On September 7, J Crist Gallery kicked off the 2006-2007 season with a bang, bringing in an exciting show of impressive work by a rarely seen artist. Certainly it is the liveliest art to appear in a local gallery for some time after a stretch of mostly humdrum fare in Boise. The monumental canvases and bright, dynamic works on paper by painter William Lewis are unlike anything else you've seen before. Word was out that this long-awaited debut solo exhibit by the 40-year-old artist would be something to see, and consequently, it was no surprise the place was mobbed that night.
Lewis' carefully executed, eccentric paintings completely commandeer the high-ceilinged shrine to minimalist design and aesthetic idealism. His intelligent yet lowbrow, subtly subversive imagery shakes up the purity of the space and makes it hum. (Philip Guston would have been pleased.) Just over 100 oils and gouaches ranging from mural size down to post-card scale capture a unique vision that relishes the strange presence and expressiveness of mundane, obscure and obsolete objects and images, from illustrations in medieval texts to antiquated advertising to discarded manufactured implements that are out of use, yet not entirely out of mind. Lewis recognizes the part these visual memories play in our collective consciousness and knows how to push buttons with them. Whereas before I experienced the large canvases unstretched and within the crowded confines of Lewis' studio, at J Crist, they had an even greater presence and vitality as a show.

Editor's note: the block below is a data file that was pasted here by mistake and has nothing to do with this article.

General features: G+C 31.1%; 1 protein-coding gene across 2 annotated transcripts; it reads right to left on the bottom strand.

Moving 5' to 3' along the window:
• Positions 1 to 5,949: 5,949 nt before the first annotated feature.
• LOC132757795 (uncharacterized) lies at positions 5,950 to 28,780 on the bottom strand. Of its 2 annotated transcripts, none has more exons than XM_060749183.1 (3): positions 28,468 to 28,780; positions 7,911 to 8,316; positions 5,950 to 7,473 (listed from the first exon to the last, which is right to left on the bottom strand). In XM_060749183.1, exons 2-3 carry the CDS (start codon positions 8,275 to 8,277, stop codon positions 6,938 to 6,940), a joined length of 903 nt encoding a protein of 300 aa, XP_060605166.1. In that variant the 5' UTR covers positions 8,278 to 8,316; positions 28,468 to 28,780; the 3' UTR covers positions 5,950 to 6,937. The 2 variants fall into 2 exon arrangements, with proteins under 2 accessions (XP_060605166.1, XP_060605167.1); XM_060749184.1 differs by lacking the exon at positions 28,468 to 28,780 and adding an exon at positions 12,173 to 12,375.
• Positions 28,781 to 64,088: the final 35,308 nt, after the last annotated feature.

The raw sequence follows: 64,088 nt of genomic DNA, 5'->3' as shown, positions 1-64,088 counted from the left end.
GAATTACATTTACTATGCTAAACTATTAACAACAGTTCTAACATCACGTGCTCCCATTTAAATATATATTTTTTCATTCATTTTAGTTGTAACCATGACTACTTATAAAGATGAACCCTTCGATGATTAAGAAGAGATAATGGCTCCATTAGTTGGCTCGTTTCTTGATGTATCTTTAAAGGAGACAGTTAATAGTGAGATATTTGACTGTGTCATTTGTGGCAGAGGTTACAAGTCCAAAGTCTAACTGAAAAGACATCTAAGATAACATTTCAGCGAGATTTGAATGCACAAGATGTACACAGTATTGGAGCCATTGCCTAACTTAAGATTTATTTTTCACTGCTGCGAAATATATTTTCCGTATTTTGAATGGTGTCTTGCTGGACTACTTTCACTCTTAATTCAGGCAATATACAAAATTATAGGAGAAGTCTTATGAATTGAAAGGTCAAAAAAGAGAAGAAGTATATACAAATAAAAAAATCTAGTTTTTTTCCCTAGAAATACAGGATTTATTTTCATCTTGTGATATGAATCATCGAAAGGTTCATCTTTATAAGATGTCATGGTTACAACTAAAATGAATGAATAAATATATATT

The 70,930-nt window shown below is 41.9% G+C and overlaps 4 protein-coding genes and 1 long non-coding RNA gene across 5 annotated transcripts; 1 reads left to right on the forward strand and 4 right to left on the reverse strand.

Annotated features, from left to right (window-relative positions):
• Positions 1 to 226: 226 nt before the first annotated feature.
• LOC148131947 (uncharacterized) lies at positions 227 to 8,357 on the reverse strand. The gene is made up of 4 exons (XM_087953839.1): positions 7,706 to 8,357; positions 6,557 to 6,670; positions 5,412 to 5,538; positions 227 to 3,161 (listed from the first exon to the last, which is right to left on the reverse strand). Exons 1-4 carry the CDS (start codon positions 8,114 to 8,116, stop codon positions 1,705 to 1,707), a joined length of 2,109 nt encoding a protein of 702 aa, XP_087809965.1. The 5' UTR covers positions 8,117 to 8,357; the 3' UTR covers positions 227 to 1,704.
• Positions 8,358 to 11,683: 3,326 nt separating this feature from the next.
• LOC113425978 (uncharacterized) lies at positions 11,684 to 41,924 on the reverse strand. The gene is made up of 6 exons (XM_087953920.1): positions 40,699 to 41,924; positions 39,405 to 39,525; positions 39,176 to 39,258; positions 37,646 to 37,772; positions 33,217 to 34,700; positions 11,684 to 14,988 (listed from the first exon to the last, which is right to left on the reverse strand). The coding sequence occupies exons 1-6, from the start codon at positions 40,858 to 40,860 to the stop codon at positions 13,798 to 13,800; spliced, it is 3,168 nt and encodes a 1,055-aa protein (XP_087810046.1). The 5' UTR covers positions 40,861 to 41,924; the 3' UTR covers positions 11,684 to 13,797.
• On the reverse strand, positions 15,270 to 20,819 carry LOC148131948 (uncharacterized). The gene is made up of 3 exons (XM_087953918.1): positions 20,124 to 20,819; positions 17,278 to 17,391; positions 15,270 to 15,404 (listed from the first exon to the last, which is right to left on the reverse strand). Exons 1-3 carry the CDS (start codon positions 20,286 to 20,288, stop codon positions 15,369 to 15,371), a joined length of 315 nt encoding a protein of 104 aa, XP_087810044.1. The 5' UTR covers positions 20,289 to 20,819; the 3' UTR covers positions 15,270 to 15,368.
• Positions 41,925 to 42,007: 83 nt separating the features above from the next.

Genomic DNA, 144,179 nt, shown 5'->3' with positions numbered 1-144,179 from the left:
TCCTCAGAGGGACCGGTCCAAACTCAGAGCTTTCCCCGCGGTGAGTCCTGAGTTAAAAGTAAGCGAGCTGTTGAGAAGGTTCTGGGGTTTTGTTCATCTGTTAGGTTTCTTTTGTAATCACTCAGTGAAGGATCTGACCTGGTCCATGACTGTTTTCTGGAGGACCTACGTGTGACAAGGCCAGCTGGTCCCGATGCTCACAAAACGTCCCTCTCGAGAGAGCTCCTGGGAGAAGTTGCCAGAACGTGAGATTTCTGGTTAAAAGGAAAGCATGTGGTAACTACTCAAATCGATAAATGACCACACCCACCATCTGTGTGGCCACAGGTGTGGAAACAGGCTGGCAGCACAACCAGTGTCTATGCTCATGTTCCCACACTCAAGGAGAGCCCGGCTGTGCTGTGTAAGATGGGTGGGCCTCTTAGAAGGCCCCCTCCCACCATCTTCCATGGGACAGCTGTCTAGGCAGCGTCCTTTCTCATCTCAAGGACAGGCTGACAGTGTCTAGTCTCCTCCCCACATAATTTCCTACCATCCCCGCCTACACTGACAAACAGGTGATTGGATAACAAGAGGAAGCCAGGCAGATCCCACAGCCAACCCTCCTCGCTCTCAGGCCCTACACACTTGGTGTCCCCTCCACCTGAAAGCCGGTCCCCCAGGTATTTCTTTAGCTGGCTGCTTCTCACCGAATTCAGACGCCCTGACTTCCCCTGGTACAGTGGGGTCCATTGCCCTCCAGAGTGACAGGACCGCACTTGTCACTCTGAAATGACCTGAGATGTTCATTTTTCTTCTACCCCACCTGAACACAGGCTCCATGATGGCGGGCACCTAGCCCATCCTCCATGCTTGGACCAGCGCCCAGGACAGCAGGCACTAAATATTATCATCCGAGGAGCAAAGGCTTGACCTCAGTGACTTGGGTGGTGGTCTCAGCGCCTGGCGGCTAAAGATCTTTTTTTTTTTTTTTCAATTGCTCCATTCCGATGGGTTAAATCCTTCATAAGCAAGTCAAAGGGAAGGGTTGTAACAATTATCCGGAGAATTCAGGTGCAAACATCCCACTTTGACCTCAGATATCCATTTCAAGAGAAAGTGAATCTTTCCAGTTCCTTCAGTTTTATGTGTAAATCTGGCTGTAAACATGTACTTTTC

A fanciful abstract style is also an important element in Lewis' art. Particularly in his smaller works on paper, brightly colored arabesques, biomorphic forms and abstracted body parts swim about, seemingly unattached yet somehow in touch with each other, too. Disembodied hands, arms and facial features can be in the mix as well. Altogether, it makes for a Miro-esque surrealism but one less fantastic, more pedestrian--what visiting critic James Trainor accurately described as an "offhand surrealism."
The main gallery space houses five large canvases, and it is a dramatic display. Green Rag occupies a wall all to itself. It is an iconic work, summing up as it does so much of Lewis' aesthetic. Its ambiguous setting is defined by broad planes of color. The seemingly disparate objects lounge comfortably, as if hanging out together in the family room. Lewis embeds an interesting element of time in this painting, as he does in others. The inanimate rag and section of pipe are confronted by a pale whirling dervish of a form whose ghostly appearance and aura give it the look of an apparition from an anonymous past. Meanwhile, flatly painted blue ellipses, a common motif in Lewis' compositions, serve to snap us back into the present. It is a subtly powerful painting that holds us in its grasp.
On the opposite end of the room, Atomizer 2 is a large-scale still life of sorts that might have been titled Homage to Phil, so much does it embody the spirit of Guston's late work. The image of the atomizer as a 20th century feminine artifact seems to fascinate Lewis as much as the steak that is also prominent in this piece, and which can be seen as emblematic of a certain American male ritual from the same period. But beyond this duality, the way the slab of red meat on the wood plank is rendered is the epitome of that crude American physicality that Guston celebrated in paint and that Lewis captures so well. The painting has an R. Crumb, countercultural demeanor that goes to the heart of Lewis' sympathies and stirs ours.